Amid the blizzard of speeches and declarations emerging from the Americas Conference on Latin America and the Caribbean, one theme emerged: The region has weathered the economic crisis better than most parts of the world and is poised for a robust recovery.
That's a dramatic reversal of past performance, when downturns in the world economy produced economic and political chaos throughout the region.
The collapse of commodity prices in the 1970s helped to usher in a decade of political upheaval across Central America. In Peru in the 1980s, hyperinflation destroyed the economy and nourished the growth of the Shining Path insurgency until well into the next decade.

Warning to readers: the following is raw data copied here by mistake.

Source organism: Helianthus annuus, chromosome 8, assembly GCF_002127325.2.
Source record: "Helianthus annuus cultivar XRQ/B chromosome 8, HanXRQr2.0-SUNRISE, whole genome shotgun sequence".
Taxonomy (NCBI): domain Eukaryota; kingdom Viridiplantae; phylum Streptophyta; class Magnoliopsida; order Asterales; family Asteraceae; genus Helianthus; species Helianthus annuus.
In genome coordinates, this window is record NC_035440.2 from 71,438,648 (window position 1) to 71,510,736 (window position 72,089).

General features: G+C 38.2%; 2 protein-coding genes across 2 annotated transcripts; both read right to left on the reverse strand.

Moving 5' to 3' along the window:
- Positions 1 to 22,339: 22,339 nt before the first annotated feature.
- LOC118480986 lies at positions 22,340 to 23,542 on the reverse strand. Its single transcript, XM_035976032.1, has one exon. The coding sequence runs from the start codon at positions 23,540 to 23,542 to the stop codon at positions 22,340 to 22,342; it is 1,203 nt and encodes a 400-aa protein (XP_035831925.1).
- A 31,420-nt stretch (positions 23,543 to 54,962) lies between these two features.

Every regressive cycle that has undermined the world economy in the past would plunge the region into a tailspin that also affected South Florida. Reduced trade and tourism hurt the local economy; the influx of immigration raised demand for public services.
This time, the news is what did not happen. No big wave of hyperinflation, credit defaults, devaluations or capital flight, and no political instability growing out of the economic down cycle — except, of course, for the political machinations of Venezuela's Hugo Chávez.
As World Bank economist Augusto de la Torre told the conference last week, "The region is coming out of the crisis without systemic damage and well-positioned for faster growth."
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